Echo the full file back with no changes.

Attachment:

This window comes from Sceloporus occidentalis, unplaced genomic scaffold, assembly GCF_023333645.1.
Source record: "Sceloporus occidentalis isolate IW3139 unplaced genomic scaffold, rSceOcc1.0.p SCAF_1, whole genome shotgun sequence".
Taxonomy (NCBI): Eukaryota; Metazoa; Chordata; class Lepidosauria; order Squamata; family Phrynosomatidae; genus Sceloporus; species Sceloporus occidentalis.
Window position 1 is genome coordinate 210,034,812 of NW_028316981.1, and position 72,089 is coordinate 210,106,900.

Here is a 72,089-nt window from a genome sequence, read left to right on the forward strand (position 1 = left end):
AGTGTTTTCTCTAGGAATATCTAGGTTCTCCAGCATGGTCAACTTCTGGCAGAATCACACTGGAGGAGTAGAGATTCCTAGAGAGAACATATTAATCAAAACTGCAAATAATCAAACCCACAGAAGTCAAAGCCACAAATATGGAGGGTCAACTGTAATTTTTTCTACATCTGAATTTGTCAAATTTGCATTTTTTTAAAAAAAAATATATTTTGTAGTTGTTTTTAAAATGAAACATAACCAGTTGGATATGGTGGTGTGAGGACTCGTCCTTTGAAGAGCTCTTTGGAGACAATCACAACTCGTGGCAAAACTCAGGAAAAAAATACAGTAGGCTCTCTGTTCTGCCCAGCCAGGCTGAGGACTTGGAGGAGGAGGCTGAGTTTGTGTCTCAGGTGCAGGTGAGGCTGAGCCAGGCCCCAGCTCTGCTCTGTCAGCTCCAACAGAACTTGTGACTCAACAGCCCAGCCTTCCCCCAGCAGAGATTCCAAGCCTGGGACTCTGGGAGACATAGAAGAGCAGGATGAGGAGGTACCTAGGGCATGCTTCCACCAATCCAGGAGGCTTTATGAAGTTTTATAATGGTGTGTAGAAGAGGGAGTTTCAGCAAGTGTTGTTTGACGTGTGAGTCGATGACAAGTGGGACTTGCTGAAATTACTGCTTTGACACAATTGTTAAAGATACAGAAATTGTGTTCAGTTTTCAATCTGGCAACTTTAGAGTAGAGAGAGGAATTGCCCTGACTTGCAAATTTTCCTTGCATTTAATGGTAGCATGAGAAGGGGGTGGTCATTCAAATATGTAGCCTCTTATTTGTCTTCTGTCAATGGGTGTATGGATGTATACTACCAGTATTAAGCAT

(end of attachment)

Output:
This window comes from Sceloporus occidentalis, unplaced genomic scaffold, assembly GCF_023333645.1.
Source record: "Sceloporus occidentalis isolate IW3139 unplaced genomic scaffold, rSceOcc1.0.p SCAF_1, whole genome shotgun sequence".
Taxonomy (NCBI): Eukaryota; Metazoa; Chordata; class Lepidosauria; order Squamata; family Phrynosomatidae; genus Sceloporus; species Sceloporus occidentalis.
Window position 1 is genome coordinate 210,034,812 of NW_028316981.1, and position 72,089 is coordinate 210,106,900.

Here is a 72,089-nt window from a genome sequence, read left to right on the forward strand (position 1 = left end):
AGTGTTTTCTCTAGGAATATCTAGGTTCTCCAGCATGGTCAACTTCTGGCAGAATCACACTGGAGGAGTAGAGATTCCTAGAGAGAACATATTAATCAAAACTGCAAATAATCAAACCCACAGAAGTCAAAGCCACAAATATGGAGGGTCAACTGTAATTTTTTCTACATCTGAATTTGTCAAATTTGCATTTTTTTAAAAAAAAATATATTTTGTAGTTGTTTTTAAAATGAAACATAACCAGTTGGATATGGTGGTGTGAGGACTCGTCCTTTGAAGAGCTCTTTGGAGACAATCACAACTCGTGGCAAAACTCAGGAAAAAAATACAGTAGGCTCTCTGTTCTGCCCAGCCAGGCTGAGGACTTGGAGGAGGAGGCTGAGTTTGTGTCTCAGGTGCAGGTGAGGCTGAGCCAGGCCCCAGCTCTGCTCTGTCAGCTCCAACAGAACTTGTGACTCAACAGCCCAGCCTTCCCCCAGCAGAGATTCCAAGCCTGGGACTCTGGGAGACATAGAAGAGCAGGATGAGGAGGTACCTAGGGCATGCTTCCACCAATCCAGGAGGCTTTATGAAGTTTTATAATGGTGTGTAGAAGAGGGAGTTTCAGCAAGTGTTGTTTGACGTGTGAGTCGATGACAAGTGGGACTTGCTGAAATTACTGCTTTGACACAATTGTTAAAGATACAGAAATTGTGTTCAGTTTTCAATCTGGCAACTTTAGAGTAGAGAGAGGAATTGCCCTGACTTGCAAATTTTCCTTGCATTTAATGGTAGCATGAGAAGGGGGTGGTCATTCAAATATGTAGCCTCTTATTTGTCTTCTGTCAATGGGTGTATGGATGTATACTACCAGTATTAAGCAT